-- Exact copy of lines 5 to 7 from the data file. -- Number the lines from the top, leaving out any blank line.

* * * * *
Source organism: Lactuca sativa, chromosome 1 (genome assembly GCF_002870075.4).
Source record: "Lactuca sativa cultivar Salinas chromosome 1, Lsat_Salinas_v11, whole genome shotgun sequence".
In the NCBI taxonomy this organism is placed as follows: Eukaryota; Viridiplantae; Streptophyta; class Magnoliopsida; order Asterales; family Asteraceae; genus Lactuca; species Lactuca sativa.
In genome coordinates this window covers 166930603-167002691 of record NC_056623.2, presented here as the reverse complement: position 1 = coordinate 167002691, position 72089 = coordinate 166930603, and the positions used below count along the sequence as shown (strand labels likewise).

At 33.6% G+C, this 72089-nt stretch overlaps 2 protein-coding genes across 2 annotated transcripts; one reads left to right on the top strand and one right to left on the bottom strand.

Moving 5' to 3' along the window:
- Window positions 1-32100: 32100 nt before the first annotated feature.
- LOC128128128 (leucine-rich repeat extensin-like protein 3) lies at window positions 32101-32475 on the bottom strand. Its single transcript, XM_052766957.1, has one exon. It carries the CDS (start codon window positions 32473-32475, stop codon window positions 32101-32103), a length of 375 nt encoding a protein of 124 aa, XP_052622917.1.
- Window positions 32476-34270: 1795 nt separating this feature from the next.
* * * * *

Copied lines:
At 33.6% G+C, this 72089-nt stretch overlaps 2 protein-coding genes across 2 annotated transcripts; one reads left to right on the top strand and one right to left on the bottom strand.

Moving 5' to 3' along the window:
- Window positions 1-32100: 32100 nt before the first annotated feature.